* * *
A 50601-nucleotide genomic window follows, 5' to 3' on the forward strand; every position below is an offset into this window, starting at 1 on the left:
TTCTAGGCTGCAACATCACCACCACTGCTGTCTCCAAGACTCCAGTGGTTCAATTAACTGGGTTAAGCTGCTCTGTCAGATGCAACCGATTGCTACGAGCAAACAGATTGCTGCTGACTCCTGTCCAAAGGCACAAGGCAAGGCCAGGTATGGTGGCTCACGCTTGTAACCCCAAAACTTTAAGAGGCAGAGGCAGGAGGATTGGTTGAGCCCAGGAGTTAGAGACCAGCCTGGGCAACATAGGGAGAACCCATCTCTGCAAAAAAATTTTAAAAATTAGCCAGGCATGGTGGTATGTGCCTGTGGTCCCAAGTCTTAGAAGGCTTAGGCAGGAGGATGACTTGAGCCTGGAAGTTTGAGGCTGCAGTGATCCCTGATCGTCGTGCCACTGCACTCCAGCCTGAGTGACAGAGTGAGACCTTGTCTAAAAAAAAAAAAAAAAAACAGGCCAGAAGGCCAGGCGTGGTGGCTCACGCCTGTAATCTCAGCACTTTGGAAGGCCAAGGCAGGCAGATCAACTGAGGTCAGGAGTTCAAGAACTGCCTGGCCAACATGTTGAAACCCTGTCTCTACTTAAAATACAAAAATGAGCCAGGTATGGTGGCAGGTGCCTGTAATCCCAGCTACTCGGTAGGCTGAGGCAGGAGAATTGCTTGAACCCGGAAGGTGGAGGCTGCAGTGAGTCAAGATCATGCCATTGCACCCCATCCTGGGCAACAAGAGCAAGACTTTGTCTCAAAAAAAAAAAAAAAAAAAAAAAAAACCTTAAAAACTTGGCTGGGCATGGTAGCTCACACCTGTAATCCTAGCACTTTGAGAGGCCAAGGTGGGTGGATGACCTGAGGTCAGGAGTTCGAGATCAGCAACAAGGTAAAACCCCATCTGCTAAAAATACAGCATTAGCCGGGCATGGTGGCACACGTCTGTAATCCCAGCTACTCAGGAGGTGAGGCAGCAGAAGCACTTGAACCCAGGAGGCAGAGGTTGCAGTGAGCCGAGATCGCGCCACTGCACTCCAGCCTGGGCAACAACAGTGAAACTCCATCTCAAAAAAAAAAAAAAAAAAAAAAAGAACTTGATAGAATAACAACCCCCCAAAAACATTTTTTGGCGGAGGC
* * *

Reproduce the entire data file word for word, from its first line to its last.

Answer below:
A 50601-nucleotide genomic window follows, 5' to 3' on the forward strand; every position below is an offset into this window, starting at 1 on the left:
TTCTAGGCTGCAACATCACCACCACTGCTGTCTCCAAGACTCCAGTGGTTCAATTAACTGGGTTAAGCTGCTCTGTCAGATGCAACCGATTGCTACGAGCAAACAGATTGCTGCTGACTCCTGTCCAAAGGCACAAGGCAAGGCCAGGTATGGTGGCTCACGCTTGTAACCCCAAAACTTTAAGAGGCAGAGGCAGGAGGATTGGTTGAGCCCAGGAGTTAGAGACCAGCCTGGGCAACATAGGGAGAACCCATCTCTGCAAAAAAATTTTAAAAATTAGCCAGGCATGGTGGTATGTGCCTGTGGTCCCAAGTCTTAGAAGGCTTAGGCAGGAGGATGACTTGAGCCTGGAAGTTTGAGGCTGCAGTGATCCCTGATCGTCGTGCCACTGCACTCCAGCCTGAGTGACAGAGTGAGACCTTGTCTAAAAAAAAAAAAAAAAAACAGGCCAGAAGGCCAGGCGTGGTGGCTCACGCCTGTAATCTCAGCACTTTGGAAGGCCAAGGCAGGCAGATCAACTGAGGTCAGGAGTTCAAGAACTGCCTGGCCAACATGTTGAAACCCTGTCTCTACTTAAAATACAAAAATGAGCCAGGTATGGTGGCAGGTGCCTGTAATCCCAGCTACTCGGTAGGCTGAGGCAGGAGAATTGCTTGAACCCGGAAGGTGGAGGCTGCAGTGAGTCAAGATCATGCCATTGCACCCCATCCTGGGCAACAAGAGCAAGACTTTGTCTCAAAAAAAAAAAAAAAAAAAAAAAAAACCTTAAAAACTTGGCTGGGCATGGTAGCTCACACCTGTAATCCTAGCACTTTGAGAGGCCAAGGTGGGTGGATGACCTGAGGTCAGGAGTTCGAGATCAGCAACAAGGTAAAACCCCATCTGCTAAAAATACAGCATTAGCCGGGCATGGTGGCACACGTCTGTAATCCCAGCTACTCAGGAGGTGAGGCAGCAGAAGCACTTGAACCCAGGAGGCAGAGGTTGCAGTGAGCCGAGATCGCGCCACTGCACTCCAGCCTGGGCAACAACAGTGAAACTCCATCTCAAAAAAAAAAAAAAAAAAAAAAAGAACTTGATAGAATAACAACCCCCCAAAAACATTTTTTGGCGGAGGC